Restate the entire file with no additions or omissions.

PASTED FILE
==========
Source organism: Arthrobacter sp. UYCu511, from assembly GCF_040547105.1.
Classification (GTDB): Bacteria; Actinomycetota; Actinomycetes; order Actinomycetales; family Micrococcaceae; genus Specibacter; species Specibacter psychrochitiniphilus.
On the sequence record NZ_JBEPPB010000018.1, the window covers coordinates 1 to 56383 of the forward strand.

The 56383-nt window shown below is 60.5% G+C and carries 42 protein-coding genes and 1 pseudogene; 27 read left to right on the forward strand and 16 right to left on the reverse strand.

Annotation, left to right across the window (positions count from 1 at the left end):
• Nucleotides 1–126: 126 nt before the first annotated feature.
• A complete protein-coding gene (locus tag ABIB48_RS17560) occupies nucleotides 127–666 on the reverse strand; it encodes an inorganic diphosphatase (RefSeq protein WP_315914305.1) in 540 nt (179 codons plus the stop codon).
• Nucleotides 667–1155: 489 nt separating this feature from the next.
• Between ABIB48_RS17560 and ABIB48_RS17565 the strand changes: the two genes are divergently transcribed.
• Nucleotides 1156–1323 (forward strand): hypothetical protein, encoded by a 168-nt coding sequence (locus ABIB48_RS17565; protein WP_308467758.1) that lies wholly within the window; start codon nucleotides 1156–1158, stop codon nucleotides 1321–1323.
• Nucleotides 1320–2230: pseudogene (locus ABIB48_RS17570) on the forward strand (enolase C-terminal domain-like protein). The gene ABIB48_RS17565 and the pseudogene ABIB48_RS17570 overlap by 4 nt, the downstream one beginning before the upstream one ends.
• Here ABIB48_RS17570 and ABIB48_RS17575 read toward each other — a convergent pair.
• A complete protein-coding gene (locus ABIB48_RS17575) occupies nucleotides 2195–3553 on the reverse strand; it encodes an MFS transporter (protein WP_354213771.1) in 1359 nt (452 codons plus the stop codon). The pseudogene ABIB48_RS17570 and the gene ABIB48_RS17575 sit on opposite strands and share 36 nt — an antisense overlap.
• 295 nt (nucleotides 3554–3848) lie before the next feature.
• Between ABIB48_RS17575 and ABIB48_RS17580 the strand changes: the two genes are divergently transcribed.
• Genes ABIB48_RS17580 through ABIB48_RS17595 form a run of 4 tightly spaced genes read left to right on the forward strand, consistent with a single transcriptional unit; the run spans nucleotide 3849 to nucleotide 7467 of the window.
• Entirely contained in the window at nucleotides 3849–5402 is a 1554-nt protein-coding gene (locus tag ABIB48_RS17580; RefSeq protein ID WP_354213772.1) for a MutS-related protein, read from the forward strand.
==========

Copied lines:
Source organism: Arthrobacter sp. UYCu511, from assembly GCF_040547105.1.
Classification (GTDB): Bacteria; Actinomycetota; Actinomycetes; order Actinomycetales; family Micrococcaceae; genus Specibacter; species Specibacter psychrochitiniphilus.
On the sequence record NZ_JBEPPB010000018.1, the window covers coordinates 1 to 56383 of the forward strand.

The 56383-nt window shown below is 60.5% G+C and carries 42 protein-coding genes and 1 pseudogene; 27 read left to right on the forward strand and 16 right to left on the reverse strand.

Annotation, left to right across the window (positions count from 1 at the left end):
• Nucleotides 1–126: 126 nt before the first annotated feature.
• A complete protein-coding gene (locus tag ABIB48_RS17560) occupies nucleotides 127–666 on the reverse strand; it encodes an inorganic diphosphatase (RefSeq protein WP_315914305.1) in 540 nt (179 codons plus the stop codon).
• Nucleotides 667–1155: 489 nt separating this feature from the next.
• Between ABIB48_RS17560 and ABIB48_RS17565 the strand changes: the two genes are divergently transcribed.
• Nucleotides 1156–1323 (forward strand): hypothetical protein, encoded by a 168-nt coding sequence (locus ABIB48_RS17565; protein WP_308467758.1) that lies wholly within the window; start codon nucleotides 1156–1158, stop codon nucleotides 1321–1323.
• Nucleotides 1320–2230: pseudogene (locus ABIB48_RS17570) on the forward strand (enolase C-terminal domain-like protein). The gene ABIB48_RS17565 and the pseudogene ABIB48_RS17570 overlap by 4 nt, the downstream one beginning before the upstream one ends.
• Here ABIB48_RS17570 and ABIB48_RS17575 read toward each other — a convergent pair.
• A complete protein-coding gene (locus ABIB48_RS17575) occupies nucleotides 2195–3553 on the reverse strand; it encodes an MFS transporter (protein WP_354213771.1) in 1359 nt (452 codons plus the stop codon). The pseudogene ABIB48_RS17570 and the gene ABIB48_RS17575 sit on opposite strands and share 36 nt — an antisense overlap.
• 295 nt (nucleotides 3554–3848) lie before the next feature.
• Between ABIB48_RS17575 and ABIB48_RS17580 the strand changes: the two genes are divergently transcribed.
• Genes ABIB48_RS17580 through ABIB48_RS17595 form a run of 4 tightly spaced genes read left to right on the forward strand, consistent with a single transcriptional unit; the run spans nucleotide 3849 to nucleotide 7467 of the window.
• Entirely contained in the window at nucleotides 3849–5402 is a 1554-nt protein-coding gene (locus tag ABIB48_RS17580; RefSeq protein ID WP_354213772.1) for a MutS-related protein, read from the forward strand.